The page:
Fairly short post for you today…
Chapter 4 of the JPDO’s NextGen Con-Ops deals with Net-Centric Operations. Pretty much the plan seems to be to share all kinds of information with all the users at any given time with various parameters on what each user is allowed to access. From page 4-5:
Information Assurance. Secure exchange of information includes access controls, trust relationships, and associated policies and mechanisms to provide appropriate access to information by authorized users. Maintenance of information assurance across security levels and domains is a critical feature of the NextGen Enterprise.
And page 4-6: [emphasis added is mine]
The success of NextGen information sharing depends on constituent trust that information is properly protected, that it is not misused or mishandled, and that recipients have a valid need for the data. In turn, this trust depends on applying information assurance policies, designs, rules, and information systems hardware and software that can be tested and certified and on the ability and willingness of the participants to effectively implement and manage their security responsibilities.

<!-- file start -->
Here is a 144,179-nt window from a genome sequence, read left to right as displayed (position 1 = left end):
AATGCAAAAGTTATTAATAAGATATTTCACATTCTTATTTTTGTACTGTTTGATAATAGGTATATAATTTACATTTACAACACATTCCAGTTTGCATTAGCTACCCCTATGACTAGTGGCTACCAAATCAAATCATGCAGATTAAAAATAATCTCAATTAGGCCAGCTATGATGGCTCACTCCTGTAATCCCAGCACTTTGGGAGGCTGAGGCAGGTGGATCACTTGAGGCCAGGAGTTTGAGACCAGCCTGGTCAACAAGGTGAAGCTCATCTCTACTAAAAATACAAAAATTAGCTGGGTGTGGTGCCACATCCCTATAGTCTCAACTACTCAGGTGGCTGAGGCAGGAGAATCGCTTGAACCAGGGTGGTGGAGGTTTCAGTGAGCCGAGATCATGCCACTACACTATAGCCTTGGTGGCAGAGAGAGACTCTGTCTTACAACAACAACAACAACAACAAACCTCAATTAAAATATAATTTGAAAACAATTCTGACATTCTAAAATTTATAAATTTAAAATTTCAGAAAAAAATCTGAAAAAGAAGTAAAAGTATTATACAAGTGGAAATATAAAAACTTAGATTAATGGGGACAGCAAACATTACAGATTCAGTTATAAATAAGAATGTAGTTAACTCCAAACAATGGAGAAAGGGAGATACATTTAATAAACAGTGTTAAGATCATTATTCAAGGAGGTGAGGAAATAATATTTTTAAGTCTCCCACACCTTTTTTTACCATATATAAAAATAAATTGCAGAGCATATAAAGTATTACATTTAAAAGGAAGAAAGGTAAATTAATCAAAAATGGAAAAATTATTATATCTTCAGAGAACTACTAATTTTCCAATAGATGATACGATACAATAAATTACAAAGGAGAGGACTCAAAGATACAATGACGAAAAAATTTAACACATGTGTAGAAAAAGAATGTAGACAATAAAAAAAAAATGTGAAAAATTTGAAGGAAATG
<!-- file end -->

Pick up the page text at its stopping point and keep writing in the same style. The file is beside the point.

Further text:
Remember in February, 2009, the FAA’s computers were hacked. From one article:
The Federal Aviation Administration notified employees on Monday that an agency computer server was hacked last week. According to the FAA, the hackers obtained access to the names and Social Security numbers of more than 45,000 employees and FAA retirees.
“All affected employees will receive individual letters to notify them about the breach,” said the FAA statement. “The FAA is moving quickly to prevent similar incidents and has identified immediate steps as well as longer-term measures to further protect personal information.”
Moving quickly, huh? Well, maybe it’s not a public safety issue; I mean it was just our social security numbers, not air traffic control related in and of itself. But then I read this article from the beginning of this month.. The Inspector General’s letter mentioned in the article can be found here.
The Federal Aviation Administration cannot effectively detect or stop cyber attacks against air traffic control systems, according to the Transportation Department inspector general.
Need I say more?